Missouri’s attempt to pioneer the use of a popular surgical anesthetic to execute an inmate was derailed Friday after strong opposition from Europe, where the drug primarily is manufactured.
By TONY RIZZO
The Kansas City Star
Gov. Jay Nixon on Friday ordered the Missouri Department of Corrections to halt the scheduled Oct. 23 lethal injection for Allen Nicklasson, who would have been the first person ever executed in the United States with a lethal dose of propofol.
Missouri’s plan to use propofol drew warnings from its European manufacturer and American doctors that it could trigger a nationwide shortage of the drug, which is administered about 50 million times each year in the United States for procedures ranging from tonsillectomies to heart surgery.
“As governor, my interest is in making sure justice is served and public health is protected,” Nixon said in a written statement. “That is why, in light of the issues that have been raised surrounding the use of propofol in executions, I have directed the Department of Corrections that the execution of Allen Nicklasson, as set for October 23, will not proceed.”
The state adopted propofol as an execution drug last year after it was unable to obtain supplies of the drugs used in previous executions.
But Fresenius Kabi, a German company that is one of the world’s largest manufacturers of propofol, warned that its use would have prompted the European Union to impose “severe restrictions” on exports to the United States. About 90 percent of the drug is manufactured in Europe.
Germany’s human rights commissioner wrote a letter to Nixon last month urging him to reconsider the use of propofol as a lethal injection agent.
The letter noted that European government regulations prohibit the export of materials if they are to be used for capital punishment.
“The German Federal Government like all other states of the European Union is opposed to the death penalty as a matter of principle,” Markus Löning wrote to Nixon.
While taking no position on capital punishment, Fresenius Kabi said it opposed the use of propofol in lethal injection.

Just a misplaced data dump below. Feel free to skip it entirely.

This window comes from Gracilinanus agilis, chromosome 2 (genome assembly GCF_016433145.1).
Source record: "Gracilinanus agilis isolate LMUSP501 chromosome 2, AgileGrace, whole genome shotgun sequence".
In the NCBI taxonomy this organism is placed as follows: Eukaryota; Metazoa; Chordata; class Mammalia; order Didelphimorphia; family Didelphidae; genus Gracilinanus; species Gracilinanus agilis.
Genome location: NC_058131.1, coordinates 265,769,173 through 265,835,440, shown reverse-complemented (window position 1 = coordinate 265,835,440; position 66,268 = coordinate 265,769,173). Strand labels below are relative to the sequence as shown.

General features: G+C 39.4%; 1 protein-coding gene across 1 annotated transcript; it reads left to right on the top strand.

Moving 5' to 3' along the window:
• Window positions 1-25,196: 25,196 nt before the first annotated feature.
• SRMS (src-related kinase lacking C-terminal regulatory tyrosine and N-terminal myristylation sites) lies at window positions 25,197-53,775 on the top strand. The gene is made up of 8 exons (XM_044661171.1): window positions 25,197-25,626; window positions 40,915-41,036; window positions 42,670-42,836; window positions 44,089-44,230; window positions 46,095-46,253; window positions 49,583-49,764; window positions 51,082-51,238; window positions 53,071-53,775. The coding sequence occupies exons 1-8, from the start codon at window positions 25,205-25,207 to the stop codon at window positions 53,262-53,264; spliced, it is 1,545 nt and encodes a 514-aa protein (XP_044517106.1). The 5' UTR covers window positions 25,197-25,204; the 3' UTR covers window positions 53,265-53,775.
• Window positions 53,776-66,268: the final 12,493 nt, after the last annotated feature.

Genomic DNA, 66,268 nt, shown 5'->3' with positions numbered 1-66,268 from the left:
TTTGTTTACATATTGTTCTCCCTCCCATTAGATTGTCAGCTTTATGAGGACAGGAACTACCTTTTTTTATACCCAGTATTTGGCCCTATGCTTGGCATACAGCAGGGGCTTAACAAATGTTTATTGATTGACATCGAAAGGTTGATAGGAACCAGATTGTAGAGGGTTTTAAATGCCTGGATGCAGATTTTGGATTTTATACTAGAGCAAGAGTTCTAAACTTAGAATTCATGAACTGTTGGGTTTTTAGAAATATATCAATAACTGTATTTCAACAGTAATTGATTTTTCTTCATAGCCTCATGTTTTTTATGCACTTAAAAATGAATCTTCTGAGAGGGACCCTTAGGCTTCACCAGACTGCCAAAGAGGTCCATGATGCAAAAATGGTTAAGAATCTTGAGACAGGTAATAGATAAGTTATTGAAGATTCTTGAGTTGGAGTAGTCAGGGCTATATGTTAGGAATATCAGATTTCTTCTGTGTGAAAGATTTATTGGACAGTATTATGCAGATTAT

The company issued a statement Friday thanking Nixon for his action.
“This is a decision that will be welcomed by the medical community and patients nationwide who were deeply concerned about the potential of a drug shortage,” the company’s CEO John Ducker said in a written statement.
The Missouri Society of Anesthesiologists, which had actively campaigned against the use of propofol in executions, called Nixon’s decision a big win for their group, but a “better win for patients.”
Nixon said Friday that he has directed the Missouri Department of Corrections to modify its execution protocol to include a different form of lethal injection. He also instructed Attorney General Chris Koster to ask the Missouri Supreme Court to set a new execution date for Nicklasson.
In the wake of Nixon’s order, Koster’s office filed a motion Friday with the Missouri Supreme Court to vacate or amend the execution warrant. It asked for a new execution date to be set “soon after” the state’s next scheduled execution on Nov. 20.
Nicklasson, 41, was convicted of killing Excelsior Springs businessman Richard Drummond in 1994.
Drummond was kidnapped and killed after he stopped to help Nicklasson and two co-defendants after their car broke down along a central Missouri road. A co-defendant, Dennis Skillicorn , was executed in 2009 using a different combination of drugs.
Nicklasson’s attorney, Jennifer Herndon, said Friday that she was happy with the governor’s decision.
“All we can do now is wait and see what kind of new protocol they come up with,” she said.
Missouri’s planned use of propofol to carry out the death penalty also prompted a federal lawsuit on behalf of Nicklasson and other death row inmates. That pending suit challenged the use of propofol on constitutional grounds.
The suit alleged that inmates injected with such a large dosage of the drug faced a risk of undue suffering that would violate the Eighth Amendment protection against cruel and unusual punishment.
Kansas City attorney Joseph Luby, who is representing the inmates in the suit, said he was “relieved and pleased” by the governor’s decision. Luby said that based on the questions and possible ramifications surrounding the use of propofol, Nixon’s decision Friday was a “no-brainer.”
“Surely, the execution of one of its citizens is not so important that they would jeopardize the entire U.S. supply of a life-saving drug,” he said.
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